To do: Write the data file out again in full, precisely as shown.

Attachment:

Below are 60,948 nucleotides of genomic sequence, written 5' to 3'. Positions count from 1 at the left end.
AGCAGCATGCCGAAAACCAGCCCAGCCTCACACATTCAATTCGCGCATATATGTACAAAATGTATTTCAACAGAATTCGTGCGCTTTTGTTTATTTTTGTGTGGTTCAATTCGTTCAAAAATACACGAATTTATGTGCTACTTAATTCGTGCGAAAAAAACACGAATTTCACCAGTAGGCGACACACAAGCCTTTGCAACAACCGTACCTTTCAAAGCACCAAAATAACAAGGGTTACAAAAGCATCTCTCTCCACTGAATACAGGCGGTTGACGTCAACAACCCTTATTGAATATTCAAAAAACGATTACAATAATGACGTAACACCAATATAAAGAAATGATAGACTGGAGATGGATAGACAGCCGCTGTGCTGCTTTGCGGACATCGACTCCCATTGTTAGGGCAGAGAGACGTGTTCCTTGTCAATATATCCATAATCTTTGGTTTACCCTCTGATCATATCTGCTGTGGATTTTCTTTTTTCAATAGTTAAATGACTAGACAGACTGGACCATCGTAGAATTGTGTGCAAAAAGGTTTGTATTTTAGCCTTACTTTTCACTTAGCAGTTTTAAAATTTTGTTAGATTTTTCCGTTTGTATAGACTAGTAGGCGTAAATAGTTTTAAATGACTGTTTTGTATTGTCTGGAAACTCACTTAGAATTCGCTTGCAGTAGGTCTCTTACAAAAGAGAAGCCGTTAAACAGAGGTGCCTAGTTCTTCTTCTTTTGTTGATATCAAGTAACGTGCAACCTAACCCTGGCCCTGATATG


Below are 60,948 nucleotides of genomic sequence, written 5' to 3'. Positions count from 1 at the left end.
AGCAGCATGCCGAAAACCAGCCCAGCCTCACACATTCAATTCGCGCATATATGTACAAAATGTATTTCAACAGAATTCGTGCGCTTTTGTTTATTTTTGTGTGGTTCAATTCGTTCAAAAATACACGAATTTATGTGCTACTTAATTCGTGCGAAAAAAACACGAATTTCACCAGTAGGCGACACACAAGCCTTTGCAACAACCGTACCTTTCAAAGCACCAAAATAACAAGGGTTACAAAAGCATCTCTCTCCACTGAATACAGGCGGTTGACGTCAACAACCCTTATTGAATATTCAAAAAACGATTACAATAATGACGTAACACCAATATAAAGAAATGATAGACTGGAGATGGATAGACAGCCGCTGTGCTGCTTTGCGGACATCGACTCCCATTGTTAGGGCAGAGAGACGTGTTCCTTGTCAATATATCCATAATCTTTGGTTTACCCTCTGATCATATCTGCTGTGGATTTTCTTTTTTCAATAGTTAAATGACTAGACAGACTGGACCATCGTAGAATTGTGTGCAAAAAGGTTTGTATTTTAGCCTTACTTTTCACTTAGCAGTTTTAAAATTTTGTTAGATTTTTCCGTTTGTATAGACTAGTAGGCGTAAATAGTTTTAAATGACTGTTTTGTATTGTCTGGAAACTCACTTAGAATTCGCTTGCAGTAGGTCTCTTACAAAAGAGAAGCCGTTAAACAGAGGTGCCTAGTTCTTCTTCTTTTGTTGATATCAAGTAACGTGCAACCTAACCCTGGCCCTGATATG